By Anne Cosgrove
Published in the August 2006 issue of Facility Executive
Infrastructure is a crucial aspect of any successful city, and New York is a prime example of a location that requires state of the art transportation facilities. Every day, thousands of people travel throughout the city’s five boroughs using mass transit. Some go by train, others use the subways, and still more ride the ferry system. With the recent opening of two new Staten Island Ferry terminals and additions to the fleet, it is fair to say that those traveling on the boats are experiencing the best the city has to offer these days.
One of these new facilities, the Whitehall Ferry Terminal in Lower Manhattan, opened in February 2005 after employees and passengers relied on an interim building for more than a decade. Marking a new era in the city’s transportation system, aesthetics and sustainability joined security and safety as important aspects of the project.
John Giaccio, Associate Deputy Commissioner of Security and Facilities Management for the New York City Department of Transportation (DOT), calls the new facility “a refreshing experience” compared to the previous terminal. Having been built in 1954, that terminal did not have many windows or amenities. (The original terminal was constructed much earlier, in 1907.) So, when a fire damaged the facility in 1991, the city’s Economic Development Corporation (EDC) set out to improve the terminal.
The entry hall of the new facility, measuring 75′ high, is one example of the focus on aesthetics. Enclosed in a glass façade, the 19,000 square foot waiting room makes visible panoramic views of the harbor and downtown Manhattan.
“Waterfront viewing and public access were among the main goals,” explains Giaccio. “9/11 changed some of that thinking, and security was a tremendous factor in this project. However, the team worked to stay true to the original aims.”
Open Minds For A Design
Before coming to a final decision on the design in 1999, the city looked at many possibilities for the new terminal. After the fire in 1991, EDC and DOT announced it would sponsor an international design competition as the vehicle for selecting an architectural firm. In addition to EDC and DOT, agencies that weighed in on the submissions included the New York City Departments of Environmental Protection, City Planning, Parks and Recreation, and Cultural Affairs. The Staten Island Ferry Riders Committee, the Staten Island Borough Board, and the U.S. Army Corps of Engineers were also among those involved.
Between 1992 and 1999, there were several designs chosen as the winners for the project. However, these plans were not brought to fruition for a variety of reasons. Along the way, though, some notable ideas were considered.
The 1992 design, for instance, featured a giant clock located on the harbor side of the terminal. Designed by the firms of Venturi, Scott Brown and Associates and Anderson/Schwartz Architects, both of New York City, the 120′ wide clock—actually an electronic depiction—was intended to give the relatively modestly sized terminal a significant presence against the backdrop of the city skyline.
On the practical side, passengers on the boats would have been able to see the time as they approached land. Though chosen in 1994, the design was ultimately rejected by the city.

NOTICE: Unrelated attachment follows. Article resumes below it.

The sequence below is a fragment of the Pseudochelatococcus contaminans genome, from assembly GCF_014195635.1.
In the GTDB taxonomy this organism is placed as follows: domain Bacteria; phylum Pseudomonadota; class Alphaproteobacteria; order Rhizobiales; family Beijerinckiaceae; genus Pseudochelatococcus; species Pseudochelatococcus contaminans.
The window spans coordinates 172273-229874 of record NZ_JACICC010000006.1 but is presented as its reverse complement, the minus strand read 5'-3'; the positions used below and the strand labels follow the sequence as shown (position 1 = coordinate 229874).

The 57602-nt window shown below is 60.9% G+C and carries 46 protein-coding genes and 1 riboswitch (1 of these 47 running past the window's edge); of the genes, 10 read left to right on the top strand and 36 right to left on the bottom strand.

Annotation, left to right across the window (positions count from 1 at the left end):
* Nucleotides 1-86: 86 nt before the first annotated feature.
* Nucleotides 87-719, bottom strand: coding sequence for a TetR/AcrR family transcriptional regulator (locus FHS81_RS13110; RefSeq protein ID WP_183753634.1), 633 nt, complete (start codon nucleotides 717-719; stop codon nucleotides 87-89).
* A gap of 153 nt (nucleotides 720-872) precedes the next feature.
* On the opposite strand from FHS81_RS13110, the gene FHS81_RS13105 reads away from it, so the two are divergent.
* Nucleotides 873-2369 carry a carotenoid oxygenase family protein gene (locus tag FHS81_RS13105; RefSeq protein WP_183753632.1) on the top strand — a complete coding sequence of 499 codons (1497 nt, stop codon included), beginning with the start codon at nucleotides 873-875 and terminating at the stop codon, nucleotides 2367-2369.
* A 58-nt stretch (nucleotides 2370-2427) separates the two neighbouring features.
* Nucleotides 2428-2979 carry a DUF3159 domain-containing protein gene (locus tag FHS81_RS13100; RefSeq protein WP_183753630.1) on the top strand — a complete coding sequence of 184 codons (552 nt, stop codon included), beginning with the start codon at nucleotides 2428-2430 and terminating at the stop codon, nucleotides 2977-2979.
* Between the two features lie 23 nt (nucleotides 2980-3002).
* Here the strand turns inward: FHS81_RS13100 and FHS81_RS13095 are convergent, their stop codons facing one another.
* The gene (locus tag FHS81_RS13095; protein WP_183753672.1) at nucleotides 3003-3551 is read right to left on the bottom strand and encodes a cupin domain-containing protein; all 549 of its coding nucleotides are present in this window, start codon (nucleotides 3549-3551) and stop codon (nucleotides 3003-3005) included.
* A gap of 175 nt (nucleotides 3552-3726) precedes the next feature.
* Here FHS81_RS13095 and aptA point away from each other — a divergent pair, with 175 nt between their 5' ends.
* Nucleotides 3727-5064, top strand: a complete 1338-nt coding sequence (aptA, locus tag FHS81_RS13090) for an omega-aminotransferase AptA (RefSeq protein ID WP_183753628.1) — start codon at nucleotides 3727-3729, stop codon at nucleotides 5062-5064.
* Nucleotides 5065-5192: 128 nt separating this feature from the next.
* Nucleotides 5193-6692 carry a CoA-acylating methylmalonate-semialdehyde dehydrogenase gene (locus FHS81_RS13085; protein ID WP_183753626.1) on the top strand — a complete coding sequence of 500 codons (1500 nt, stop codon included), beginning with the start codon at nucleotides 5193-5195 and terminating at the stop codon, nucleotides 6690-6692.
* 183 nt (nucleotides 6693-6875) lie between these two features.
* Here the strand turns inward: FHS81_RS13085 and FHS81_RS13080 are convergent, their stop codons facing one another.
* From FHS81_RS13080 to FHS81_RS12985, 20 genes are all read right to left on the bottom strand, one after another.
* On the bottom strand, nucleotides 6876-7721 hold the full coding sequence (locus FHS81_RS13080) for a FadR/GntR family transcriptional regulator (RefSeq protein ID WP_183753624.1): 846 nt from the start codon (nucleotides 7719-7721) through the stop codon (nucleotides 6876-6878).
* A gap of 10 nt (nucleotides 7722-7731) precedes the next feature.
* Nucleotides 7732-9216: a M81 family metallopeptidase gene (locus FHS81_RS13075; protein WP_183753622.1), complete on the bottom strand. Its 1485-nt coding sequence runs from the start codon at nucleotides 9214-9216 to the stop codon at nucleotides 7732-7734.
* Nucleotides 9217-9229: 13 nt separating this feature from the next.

The second winning design was submitted in 1994, which also took into account a reduced budget from the city. Produced by Whitehall Architectural Design—the New York office of Venturi, Scott Brown and Associates, Anderson/Schwartz Architects, and TAMS Consultants, this program introduced sustainability to the project. An angled roof above the terminal’s entry hall integrated an array of solar photovoltaic (PV) panels across the entire roof.
In the end, the design that won the competition was produced by the Ronald Evitts Architect and Schwartz Architects (the successor to Anderson/Schwartz Architects) firms. An earlier feature, a glass façade located on the harbor side, was not present in this design. However, the glass curtainwall surrounding the terminal’s entry hall and allowing for natural light to enter the interior did remain.
Sustainability Enters The Picture
The sustainable aspect introduced to the project in 1994 was widened in the final design to include other strategies. Though the solar energy system was scaled down from the previous level to a 40 kilowatt system, it was given the prominent position on a rooftop viewing deck. There, the PV panels would also serve as a canopy to shade people observing from the vantage point.
Giaccio adds that DOT is considering giving the public a deeper view into its use of solar energy by placing a kiosk in the waiting room that will illustrate in real time how the system is working.
“Efficiency was the driver behind the decision to incorporate renewable energy,” explains Giaccio. “As a public entity, we also want to lead by example, and we had the opportunity to do that with this project.”
Additionally, the waiting room area was designed to incorporate a radiant heat floor—warmed from below by water filled tanks—along with a highly efficient cooling system. During the heating months, the radiant floor could be an asset in keeping down costs, according to the facilities department.
This prediction was accurate. Says Giaccio, “The radiant heat warms the floor, and the stone material of the terrazzo floor holds the heat very well. As a result, we don’t have to operate the boilers as often, because the material stays warm for a long time.”
Other strategies approved by the city to save energy were daylight dimming controls, demand based ventilation through the use of carbon dioxide monitors, high performance glazing, efficient centrifugal chillers, 85% efficiency boilers, and hot water pumps with variable frequency drives. Many of these strategies were recommended by the New York State Energy Research and Development Authority (NYSERDA), which conducted energy analyses of the proposed designs.